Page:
Preprint submitted to BICA Journal (to appear). Pre-print version January 6, 2016

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  • Keywords: Computational Creativity, Cognitive Architecture, DualProcess Theory, PSI model.

    1. Introduction

    Cognitive architectures (CA) are inspired by functional mechanisms ofhuman brain, and the various models proposed [28] try to define the neces-sary modules to emulate the complex interactions among perception, mem-ory, learning, planning, and action execution. These modules influence theexternal behaviours of agents and their interactions with humans.

    Among the many high-level cognitive abilities, creativity could be theone that allows to investigate new solutions or improvements for cognitivearchitectures for various reasons. Creativity, in fact, is a component of humanintelligence that cannot ignore external influence, given that its mechanismsof association, analogy, and composition strongly depend on some evaluationprocesses [10].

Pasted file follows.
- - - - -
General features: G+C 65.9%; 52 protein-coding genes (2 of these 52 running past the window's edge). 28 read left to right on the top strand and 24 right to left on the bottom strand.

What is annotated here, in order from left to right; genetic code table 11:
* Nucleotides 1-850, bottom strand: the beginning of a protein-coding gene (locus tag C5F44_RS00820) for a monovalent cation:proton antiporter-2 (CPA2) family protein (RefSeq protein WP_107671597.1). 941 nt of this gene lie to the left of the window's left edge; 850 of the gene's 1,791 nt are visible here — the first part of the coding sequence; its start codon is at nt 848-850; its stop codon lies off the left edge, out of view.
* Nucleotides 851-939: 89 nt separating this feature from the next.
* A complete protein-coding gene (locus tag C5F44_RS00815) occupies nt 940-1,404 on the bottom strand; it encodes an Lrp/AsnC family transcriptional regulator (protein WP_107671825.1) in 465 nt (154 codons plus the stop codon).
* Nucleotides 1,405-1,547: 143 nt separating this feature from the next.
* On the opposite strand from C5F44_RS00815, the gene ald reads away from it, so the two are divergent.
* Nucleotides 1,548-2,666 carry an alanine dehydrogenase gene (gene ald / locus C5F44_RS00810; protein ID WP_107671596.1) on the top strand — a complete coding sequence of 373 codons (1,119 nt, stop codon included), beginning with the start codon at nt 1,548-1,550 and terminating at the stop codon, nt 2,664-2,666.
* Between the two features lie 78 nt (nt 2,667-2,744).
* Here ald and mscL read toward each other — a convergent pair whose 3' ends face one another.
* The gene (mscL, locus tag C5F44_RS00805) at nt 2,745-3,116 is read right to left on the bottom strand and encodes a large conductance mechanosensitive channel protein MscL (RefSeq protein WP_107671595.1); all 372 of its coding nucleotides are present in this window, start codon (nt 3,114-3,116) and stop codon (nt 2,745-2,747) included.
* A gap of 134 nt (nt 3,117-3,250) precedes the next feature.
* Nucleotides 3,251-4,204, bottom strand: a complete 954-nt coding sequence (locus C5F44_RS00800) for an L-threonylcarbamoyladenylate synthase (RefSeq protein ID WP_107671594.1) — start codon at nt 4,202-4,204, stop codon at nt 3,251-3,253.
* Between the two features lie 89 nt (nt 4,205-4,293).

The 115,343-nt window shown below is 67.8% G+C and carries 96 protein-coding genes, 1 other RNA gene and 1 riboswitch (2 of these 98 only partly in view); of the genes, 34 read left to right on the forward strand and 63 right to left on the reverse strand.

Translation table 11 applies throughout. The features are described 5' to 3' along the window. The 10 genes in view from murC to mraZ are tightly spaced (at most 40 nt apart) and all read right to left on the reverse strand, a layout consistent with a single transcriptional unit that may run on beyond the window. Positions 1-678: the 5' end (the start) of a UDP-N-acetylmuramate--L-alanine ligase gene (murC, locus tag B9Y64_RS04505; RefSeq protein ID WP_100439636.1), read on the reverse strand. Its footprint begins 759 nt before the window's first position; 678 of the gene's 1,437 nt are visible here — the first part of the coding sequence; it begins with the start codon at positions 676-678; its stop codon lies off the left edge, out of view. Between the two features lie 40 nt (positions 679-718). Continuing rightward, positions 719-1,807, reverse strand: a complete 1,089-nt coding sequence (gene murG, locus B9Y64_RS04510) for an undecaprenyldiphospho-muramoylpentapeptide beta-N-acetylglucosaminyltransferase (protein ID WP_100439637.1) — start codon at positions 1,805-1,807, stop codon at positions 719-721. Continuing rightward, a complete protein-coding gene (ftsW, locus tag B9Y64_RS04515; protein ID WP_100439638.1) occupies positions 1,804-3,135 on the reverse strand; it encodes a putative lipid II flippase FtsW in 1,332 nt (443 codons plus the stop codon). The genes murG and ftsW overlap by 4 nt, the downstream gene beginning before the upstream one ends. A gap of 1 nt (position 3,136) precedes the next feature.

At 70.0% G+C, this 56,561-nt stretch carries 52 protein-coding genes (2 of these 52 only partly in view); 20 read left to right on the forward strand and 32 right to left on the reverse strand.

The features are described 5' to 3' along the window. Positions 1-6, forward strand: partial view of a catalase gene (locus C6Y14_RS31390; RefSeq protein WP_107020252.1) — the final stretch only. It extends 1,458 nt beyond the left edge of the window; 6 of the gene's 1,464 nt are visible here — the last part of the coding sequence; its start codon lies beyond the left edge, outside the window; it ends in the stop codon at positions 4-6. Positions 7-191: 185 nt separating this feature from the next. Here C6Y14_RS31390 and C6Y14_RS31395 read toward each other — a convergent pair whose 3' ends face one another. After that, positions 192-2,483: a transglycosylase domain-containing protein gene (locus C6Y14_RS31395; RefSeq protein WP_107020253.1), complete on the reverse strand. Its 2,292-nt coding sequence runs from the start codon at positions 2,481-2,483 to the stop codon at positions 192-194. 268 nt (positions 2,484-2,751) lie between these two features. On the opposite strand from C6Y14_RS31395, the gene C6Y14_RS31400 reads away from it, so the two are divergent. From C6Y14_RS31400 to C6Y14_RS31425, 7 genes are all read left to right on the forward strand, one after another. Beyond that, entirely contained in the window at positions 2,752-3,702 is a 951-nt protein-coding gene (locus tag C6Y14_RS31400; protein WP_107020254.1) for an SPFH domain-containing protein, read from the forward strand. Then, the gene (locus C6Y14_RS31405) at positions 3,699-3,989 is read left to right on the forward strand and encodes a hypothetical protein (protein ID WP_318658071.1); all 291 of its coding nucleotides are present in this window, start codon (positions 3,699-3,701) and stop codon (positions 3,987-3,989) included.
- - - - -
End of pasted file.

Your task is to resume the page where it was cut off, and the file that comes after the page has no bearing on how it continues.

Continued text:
To provide a definition of what is creativity is as difficult as for thedefinition of intelligence, and it is easier to focus on the final product ofthe creative process. Various attempts were made to formalize the artifi-cial creativity (named also computational creativity) [14] [27] and to definemethodologies and establish metrics of creativity [24]. In particular, the re-search area on computational creativity focuses on computational systemscapable to create artifacts and ideas, and it heavily relies on both internaland external system evaluations. Computational creativity research is thenfocused on the creation of an outcome, or a process, with a certain degree ofinnovation and invention, and capable of arousing emotions.